@jcs There’s a lot that can and is being done in secure software development; I suspect we’ll see “supply chain” attacks pick up in 2018. On the app updating side, TUF has been around for a while now and I’ve been impressed with @CiPHPerCoder’s Chronicle https://paragonie.com/blog/2017/07/chronicle-will-make-you-question-need-for-blockchain-technology

Paul Harvey (authentic, via ) on january 23rd, 2018 at 15:07:10:

@jcs @CiPHPerCoder There’s a loud portion of developer culture with unsafe practices in many many ways... blind curl | sh, being unable to say where a software component came from (or what the licenses are) are some of them. But that’s not everyone.. others have been, continue to do better

Paul Harvey (authentic, via ) on january 23rd, 2018 at 15:09:04:

@jcs @CiPHPerCoder For the users, distros like Debian have per-contributor signing keys for pushing software into controlled build environments and you as the end user can be reasonably sure that if the package manager says it’s trusted, it came through their infra & process

Paul Harvey (authentic, via ) on january 23rd, 2018 at 15:11:23:

@jcs @CiPHPerCoder Debian in particular has the reproducible builds project and enough process in place that they are able to have consensus builds soon. Most packages build exactly the same, bit-for-bit, on any machine

Paul Harvey (authentic, via ) on january 23rd, 2018 at 15:14:34:

@jcs @CiPHPerCoder It taskes a lot of work to get even this far and trust is still involved, but I go a little crazy when people assume https:// is the end of the road for what software & security engineering discipline has to offer :P

Topper Bowers (authentic, via ) on january 23rd, 2018 at 15:16:38:

@jcs @CiPHPerCoder For sure and trusting your distro packages is waaaaay safer. I’d argue that installing a random repo and installing a package from there is not actually much safer.

Topper Bowers (authentic, via ) on january 23rd, 2018 at 15:18:42:

@jcs @CiPHPerCoder But anyway I think we agree on 99% and I think you put out a bunch of great info here.

Topper Bowers (authentic, via ) on january 23rd, 2018 at 15:15:00:

@jcs @CiPHPerCoder Thanks for the link! Seems similar to trillian. I’m all about those projects. I worry about incentives when it comes to the “non-Blockchain.” I wonder if there’s an intermediate idea where you just pay someone a dime to co-sign your ledger.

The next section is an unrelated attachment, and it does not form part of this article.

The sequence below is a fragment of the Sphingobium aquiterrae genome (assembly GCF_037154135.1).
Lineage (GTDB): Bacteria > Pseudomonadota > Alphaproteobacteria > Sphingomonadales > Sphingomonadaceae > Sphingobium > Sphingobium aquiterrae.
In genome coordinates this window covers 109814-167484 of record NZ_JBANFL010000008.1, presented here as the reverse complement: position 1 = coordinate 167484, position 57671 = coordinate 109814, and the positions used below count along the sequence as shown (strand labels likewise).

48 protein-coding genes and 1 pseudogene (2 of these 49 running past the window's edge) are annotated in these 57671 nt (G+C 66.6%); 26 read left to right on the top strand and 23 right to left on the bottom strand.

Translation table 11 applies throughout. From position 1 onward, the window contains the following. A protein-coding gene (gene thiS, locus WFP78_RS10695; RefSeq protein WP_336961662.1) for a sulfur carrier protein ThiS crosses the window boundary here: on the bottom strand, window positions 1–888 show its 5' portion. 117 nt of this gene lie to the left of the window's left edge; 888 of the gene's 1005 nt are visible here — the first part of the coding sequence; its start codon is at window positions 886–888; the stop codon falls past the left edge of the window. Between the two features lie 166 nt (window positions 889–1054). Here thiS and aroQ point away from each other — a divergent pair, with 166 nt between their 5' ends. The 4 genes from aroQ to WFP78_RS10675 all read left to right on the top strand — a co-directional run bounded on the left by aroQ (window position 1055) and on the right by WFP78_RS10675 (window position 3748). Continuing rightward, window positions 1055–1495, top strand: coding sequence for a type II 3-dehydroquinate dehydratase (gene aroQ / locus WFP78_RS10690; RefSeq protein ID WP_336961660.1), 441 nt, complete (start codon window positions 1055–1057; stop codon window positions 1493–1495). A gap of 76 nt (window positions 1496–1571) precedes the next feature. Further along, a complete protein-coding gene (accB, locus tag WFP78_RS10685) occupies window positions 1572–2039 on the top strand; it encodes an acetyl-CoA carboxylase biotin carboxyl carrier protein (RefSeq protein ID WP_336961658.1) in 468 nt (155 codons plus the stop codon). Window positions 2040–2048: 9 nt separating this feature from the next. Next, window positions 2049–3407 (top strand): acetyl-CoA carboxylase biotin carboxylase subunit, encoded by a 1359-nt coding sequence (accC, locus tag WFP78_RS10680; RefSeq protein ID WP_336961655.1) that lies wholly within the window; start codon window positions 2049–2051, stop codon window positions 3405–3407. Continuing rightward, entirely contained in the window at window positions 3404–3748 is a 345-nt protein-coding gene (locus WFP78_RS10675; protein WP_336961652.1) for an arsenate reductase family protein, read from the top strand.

Stian Soiland-Reyes (authentic, via ) on january 24th, 2018 at 07:04:43:

@tobowers @jcs @CiPHPerCoder Particularly just blindly adding third-party dependencies..
https://hackernoon.com/im-harvesting-credit-card-numbers-and-passwords-from-your-site-here-s-how-9a8cb347c5b5

Scott Arciszewski (authentic, via ) on january 24th, 2018 at 07:06:11:

@csirac2 @tobowers @jcs No cryptography protocol can fix stupidity, but it can at least hold the dependency developers accountable.

Turing Girl (authentic, via ) on january 24th, 2018 at 07:03:43:

@tobowers @jcs Also Test and Eval labs. We have to verify what we are putting on there is what we put on there.

PuffySecurity (authentic, via ) on january 23rd, 2018 at 20:26:43:

@jcs Linux Mint: A bit who, the Linux Mint repo was hacked and hosed a malicious ISO, but never changed the SHA256 sun on the website

FYI: An attacker will nave no problem finding a hash collision I’m MD5 or SHA1 they are both completely broken.

Topper Bowers (authentic, via ) on january 24th, 2018 at 00:09:37:

@jcs Which is why I chose md5 for my joke answer :). There are a lot of good points below though and state of the art security does provide reasonable trust... just that state of the art hasn’t been evenly distributed yet.

PuffySecurity (authentic, via ) on january 24th, 2018 at 11:28:03:

@jcs Can’t keep myself from pointing out that SHA2-256bit is not the _Sate Of the Art_ hashing algo

It is the minimum acceptable hashing algo

You need to look into SHA3

Stian Soiland-Reyes (authentic, via ) on january 24th, 2018 at 07:00:13:

@jcs Have you got a handy curl slip to do that? :)
(btw, sha256 for the win)
For Apache software releases we always recommend GPG verification against KEYS file (downloaded over https!)
https://www.apache.org/info/verification.html

ʃɐm Wilʃon (authentic, via ) on january 23rd, 2018 at 06:06:38:

You can install an IDE plugin from an SV company that’ll upload all of your ~ to their servers and then give you an embedded terminal with helpful keylogger to `sudo make install` with ANSI colors.

Jeremy Derr (authentic, via ) on january 23rd, 2018 at 06:10:22:

@jessfraz I want to make a joke that downloading it with wget instead is more secure, but someone will probably think I’m serious.

Steven L (authentic, via ) on january 23rd, 2018 at 21:45:30:

@jcs @jessfraz wget uses https, bash doesn't.
QED.

Steven L (authentic, via ) on january 23rd, 2018 at 21:53:24:

@jcs @jessfraz pic.twitter.com/jUzCQaZgEG